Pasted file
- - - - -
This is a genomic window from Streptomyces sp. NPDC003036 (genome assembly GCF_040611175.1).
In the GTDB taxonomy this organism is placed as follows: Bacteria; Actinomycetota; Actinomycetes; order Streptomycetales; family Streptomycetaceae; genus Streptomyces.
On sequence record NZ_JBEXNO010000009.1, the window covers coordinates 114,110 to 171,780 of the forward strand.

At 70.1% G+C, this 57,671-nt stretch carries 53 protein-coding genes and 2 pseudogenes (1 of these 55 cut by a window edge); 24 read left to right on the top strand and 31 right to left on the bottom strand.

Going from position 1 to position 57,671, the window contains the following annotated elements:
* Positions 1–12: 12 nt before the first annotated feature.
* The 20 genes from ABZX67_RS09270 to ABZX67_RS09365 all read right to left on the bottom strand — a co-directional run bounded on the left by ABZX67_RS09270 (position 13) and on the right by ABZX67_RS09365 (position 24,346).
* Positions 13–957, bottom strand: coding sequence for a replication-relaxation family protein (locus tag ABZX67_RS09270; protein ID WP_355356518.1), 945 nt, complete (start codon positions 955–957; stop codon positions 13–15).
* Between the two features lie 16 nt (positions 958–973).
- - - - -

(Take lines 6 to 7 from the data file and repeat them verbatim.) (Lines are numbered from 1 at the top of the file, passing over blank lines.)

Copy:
* Positions 1–12: 12 nt before the first annotated feature.
* The 20 genes from ABZX67_RS09270 to ABZX67_RS09365 all read right to left on the bottom strand — a co-directional run bounded on the left by ABZX67_RS09270 (position 13) and on the right by ABZX67_RS09365 (position 24,346).